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Could Programming Affect Your Brain?

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First of all, it is essential to understand what programming is

Programming is an activity with innumerable benefits ranging from getting a well-paid and entertaining career to some not-so-obvious ones, such as developing a keen ability to solve problems.

Relying on the results of the studies, we can understand the impact of programming on the human brain

To clarify how programming affects the brain, scientists at the University of Passau investigated which brain regions work when performing this activity. The studies revealed that programming activates brain regions related to language processing, working memory, attention, and verbal processing, which sheds light on how programming affects the brain.

A strange fact is that students who were good at math but had trouble concentrating could not focus on one task and tried to solve everything at once required programming homework help more often.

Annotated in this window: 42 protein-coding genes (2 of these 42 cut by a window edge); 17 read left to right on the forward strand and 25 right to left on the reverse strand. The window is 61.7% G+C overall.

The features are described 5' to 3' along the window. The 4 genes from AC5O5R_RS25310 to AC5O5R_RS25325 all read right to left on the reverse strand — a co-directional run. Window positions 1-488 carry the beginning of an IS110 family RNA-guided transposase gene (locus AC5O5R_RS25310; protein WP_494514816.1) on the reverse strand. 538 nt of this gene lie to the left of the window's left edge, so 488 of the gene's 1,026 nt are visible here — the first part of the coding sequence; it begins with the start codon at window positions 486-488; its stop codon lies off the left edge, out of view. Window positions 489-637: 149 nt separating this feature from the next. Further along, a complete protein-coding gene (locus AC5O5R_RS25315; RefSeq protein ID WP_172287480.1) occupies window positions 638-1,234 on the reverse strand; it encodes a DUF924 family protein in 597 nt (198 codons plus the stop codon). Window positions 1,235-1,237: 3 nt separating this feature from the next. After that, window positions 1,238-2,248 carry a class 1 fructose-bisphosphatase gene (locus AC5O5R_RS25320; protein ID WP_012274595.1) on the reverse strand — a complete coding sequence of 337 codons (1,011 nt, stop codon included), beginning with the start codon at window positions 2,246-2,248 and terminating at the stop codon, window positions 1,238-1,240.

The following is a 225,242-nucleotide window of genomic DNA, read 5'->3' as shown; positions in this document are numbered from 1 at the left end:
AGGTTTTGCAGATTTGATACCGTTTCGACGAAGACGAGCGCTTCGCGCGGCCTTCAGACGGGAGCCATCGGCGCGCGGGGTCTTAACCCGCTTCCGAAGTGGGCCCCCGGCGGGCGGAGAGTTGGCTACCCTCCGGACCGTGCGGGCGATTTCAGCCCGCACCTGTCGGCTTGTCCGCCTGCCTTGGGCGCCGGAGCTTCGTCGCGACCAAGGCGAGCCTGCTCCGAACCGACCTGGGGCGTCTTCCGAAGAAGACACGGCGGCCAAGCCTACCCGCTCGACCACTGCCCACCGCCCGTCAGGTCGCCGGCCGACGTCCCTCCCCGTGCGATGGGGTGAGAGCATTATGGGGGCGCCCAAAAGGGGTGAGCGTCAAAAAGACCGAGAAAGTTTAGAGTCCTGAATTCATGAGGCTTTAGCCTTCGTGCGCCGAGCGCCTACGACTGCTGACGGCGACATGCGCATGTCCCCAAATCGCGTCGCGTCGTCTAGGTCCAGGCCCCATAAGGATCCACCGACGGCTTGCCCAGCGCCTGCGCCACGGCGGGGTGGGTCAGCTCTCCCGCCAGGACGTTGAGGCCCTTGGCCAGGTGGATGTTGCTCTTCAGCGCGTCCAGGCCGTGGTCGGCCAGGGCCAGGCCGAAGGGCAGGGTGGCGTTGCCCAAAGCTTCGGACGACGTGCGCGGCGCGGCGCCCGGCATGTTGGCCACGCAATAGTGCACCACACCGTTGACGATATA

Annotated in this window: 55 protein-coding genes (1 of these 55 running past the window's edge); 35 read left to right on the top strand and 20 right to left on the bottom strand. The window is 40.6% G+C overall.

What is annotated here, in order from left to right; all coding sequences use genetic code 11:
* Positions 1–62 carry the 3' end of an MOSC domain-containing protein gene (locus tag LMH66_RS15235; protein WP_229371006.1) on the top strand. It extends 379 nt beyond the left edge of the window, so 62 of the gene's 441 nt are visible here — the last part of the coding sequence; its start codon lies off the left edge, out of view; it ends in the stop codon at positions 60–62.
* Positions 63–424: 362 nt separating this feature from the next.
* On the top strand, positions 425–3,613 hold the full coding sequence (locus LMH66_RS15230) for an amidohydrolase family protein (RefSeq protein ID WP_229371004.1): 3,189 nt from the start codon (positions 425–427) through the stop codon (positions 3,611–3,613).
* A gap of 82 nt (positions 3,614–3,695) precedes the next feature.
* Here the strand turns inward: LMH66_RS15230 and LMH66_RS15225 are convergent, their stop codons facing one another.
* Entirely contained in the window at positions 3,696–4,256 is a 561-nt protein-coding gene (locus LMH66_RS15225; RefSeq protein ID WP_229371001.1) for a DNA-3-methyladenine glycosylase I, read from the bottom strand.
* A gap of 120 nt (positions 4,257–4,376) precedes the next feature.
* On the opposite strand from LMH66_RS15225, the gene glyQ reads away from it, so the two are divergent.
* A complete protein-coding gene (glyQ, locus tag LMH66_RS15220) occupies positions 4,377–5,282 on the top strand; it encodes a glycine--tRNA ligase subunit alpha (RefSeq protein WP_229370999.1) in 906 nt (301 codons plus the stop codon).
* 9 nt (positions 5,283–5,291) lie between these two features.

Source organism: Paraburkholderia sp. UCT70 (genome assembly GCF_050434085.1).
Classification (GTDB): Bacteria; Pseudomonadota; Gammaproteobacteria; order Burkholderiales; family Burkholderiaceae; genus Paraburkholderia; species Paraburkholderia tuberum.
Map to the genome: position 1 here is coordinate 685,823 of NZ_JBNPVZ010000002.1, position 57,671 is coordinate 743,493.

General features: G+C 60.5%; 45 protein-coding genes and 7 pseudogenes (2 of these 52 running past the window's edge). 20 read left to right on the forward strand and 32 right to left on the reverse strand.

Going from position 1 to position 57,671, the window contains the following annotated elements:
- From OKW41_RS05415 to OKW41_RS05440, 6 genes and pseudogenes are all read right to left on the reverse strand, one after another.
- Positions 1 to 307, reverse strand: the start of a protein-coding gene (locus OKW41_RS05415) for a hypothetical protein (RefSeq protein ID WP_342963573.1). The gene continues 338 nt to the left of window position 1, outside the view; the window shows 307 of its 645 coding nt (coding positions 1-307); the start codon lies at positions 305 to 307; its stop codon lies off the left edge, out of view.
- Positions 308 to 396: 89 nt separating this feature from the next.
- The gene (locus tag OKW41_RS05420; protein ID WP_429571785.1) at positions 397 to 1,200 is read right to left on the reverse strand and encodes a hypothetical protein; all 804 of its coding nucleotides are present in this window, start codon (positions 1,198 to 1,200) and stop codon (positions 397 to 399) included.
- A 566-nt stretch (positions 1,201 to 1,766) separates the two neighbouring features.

Moreover, we can find out a lot of interesting and surprising facts

Interestingly, despite being an activity involving mathematical operations, conditionals, and logical processes, it is processed in the brain as more similar to language than mathematics (and shows us that the expression “programming language” is entirely true).

The study itself does not delve into whether programming benefits the brain, as it is limited to studying its effects. However, another more general survey by the National Institute of Health in the United States could bring us closer to the answer. According to the institute’s researchers, mental activities that challenge us may help sharpen brain function and brain training. In this sense, when we learn a new programming language or other complex actions, we form new neural connections and reinforce existing ones.

With programming, you can gain valuable skills and the ability to think clearly and rationally for many years

In addition to being beneficial for cognitive development, this prevents the brain from deteriorating as we age. Brian Heese, an academic, points out: “When you learn to program, you learn to pay attention to details, apply logic and be persistent in a task. You also learn how to ask the right questions and collaborate, as much of today’s programming people do in teams. These temporal skills and learning behaviors will outlast any programming language.”

There’s always more to learn and discover

And though people still do a lot of research in this field, we have already discovered various facts about our brain and how it is affected by programming.

What we do know for sure is that working on something you love has countless benefits for your long-term mental and emotional health.